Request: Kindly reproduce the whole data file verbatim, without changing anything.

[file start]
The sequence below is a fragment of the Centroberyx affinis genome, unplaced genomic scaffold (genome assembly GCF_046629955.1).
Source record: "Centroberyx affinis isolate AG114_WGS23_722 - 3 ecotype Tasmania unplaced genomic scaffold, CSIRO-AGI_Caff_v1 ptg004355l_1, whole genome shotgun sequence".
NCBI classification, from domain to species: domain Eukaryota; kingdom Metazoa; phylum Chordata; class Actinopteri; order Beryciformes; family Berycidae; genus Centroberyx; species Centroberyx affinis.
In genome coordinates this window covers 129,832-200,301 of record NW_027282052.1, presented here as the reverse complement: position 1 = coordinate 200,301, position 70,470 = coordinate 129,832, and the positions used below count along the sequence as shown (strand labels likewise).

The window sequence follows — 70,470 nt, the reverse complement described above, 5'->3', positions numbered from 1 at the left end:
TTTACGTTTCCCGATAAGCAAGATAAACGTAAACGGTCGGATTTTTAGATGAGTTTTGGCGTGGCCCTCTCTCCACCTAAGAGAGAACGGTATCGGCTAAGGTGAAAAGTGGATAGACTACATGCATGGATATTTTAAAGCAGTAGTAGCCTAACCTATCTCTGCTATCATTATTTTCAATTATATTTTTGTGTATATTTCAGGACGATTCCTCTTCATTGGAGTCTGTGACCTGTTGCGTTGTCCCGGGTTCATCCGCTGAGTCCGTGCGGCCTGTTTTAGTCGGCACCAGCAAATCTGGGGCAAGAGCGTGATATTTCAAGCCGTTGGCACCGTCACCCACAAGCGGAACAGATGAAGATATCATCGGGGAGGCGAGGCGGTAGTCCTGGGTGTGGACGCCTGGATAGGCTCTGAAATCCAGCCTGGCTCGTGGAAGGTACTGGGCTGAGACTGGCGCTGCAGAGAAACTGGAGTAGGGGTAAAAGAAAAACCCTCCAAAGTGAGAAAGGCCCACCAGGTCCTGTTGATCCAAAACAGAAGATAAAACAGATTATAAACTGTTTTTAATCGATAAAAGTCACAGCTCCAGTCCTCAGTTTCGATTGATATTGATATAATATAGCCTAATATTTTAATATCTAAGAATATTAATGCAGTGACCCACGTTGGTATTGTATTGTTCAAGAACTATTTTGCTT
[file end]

The sequence below is a fragment of the Centroberyx affinis genome, unplaced genomic scaffold (genome assembly GCF_046629955.1).
Source record: "Centroberyx affinis isolate AG114_WGS23_722 - 3 ecotype Tasmania unplaced genomic scaffold, CSIRO-AGI_Caff_v1 ptg004355l_1, whole genome shotgun sequence".
NCBI classification, from domain to species: domain Eukaryota; kingdom Metazoa; phylum Chordata; class Actinopteri; order Beryciformes; family Berycidae; genus Centroberyx; species Centroberyx affinis.
In genome coordinates this window covers 129,832-200,301 of record NW_027282052.1, presented here as the reverse complement: position 1 = coordinate 200,301, position 70,470 = coordinate 129,832, and the positions used below count along the sequence as shown (strand labels likewise).

The window sequence follows — 70,470 nt, the reverse complement described above, 5'->3', positions numbered from 1 at the left end:
TTTACGTTTCCCGATAAGCAAGATAAACGTAAACGGTCGGATTTTTAGATGAGTTTTGGCGTGGCCCTCTCTCCACCTAAGAGAGAACGGTATCGGCTAAGGTGAAAAGTGGATAGACTACATGCATGGATATTTTAAAGCAGTAGTAGCCTAACCTATCTCTGCTATCATTATTTTCAATTATATTTTTGTGTATATTTCAGGACGATTCCTCTTCATTGGAGTCTGTGACCTGTTGCGTTGTCCCGGGTTCATCCGCTGAGTCCGTGCGGCCTGTTTTAGTCGGCACCAGCAAATCTGGGGCAAGAGCGTGATATTTCAAGCCGTTGGCACCGTCACCCACAAGCGGAACAGATGAAGATATCATCGGGGAGGCGAGGCGGTAGTCCTGGGTGTGGACGCCTGGATAGGCTCTGAAATCCAGCCTGGCTCGTGGAAGGTACTGGGCTGAGACTGGCGCTGCAGAGAAACTGGAGTAGGGGTAAAAGAAAAACCCTCCAAAGTGAGAAAGGCCCACCAGGTCCTGTTGATCCAAAACAGAAGATAAAACAGATTATAAACTGTTTTTAATCGATAAAAGTCACAGCTCCAGTCCTCAGTTTCGATTGATATTGATATAATATAGCCTAATATTTTAATATCTAAGAATATTAATGCAGTGACCCACGTTGGTATTGTATTGTTCAAGAACTATTTTGCTT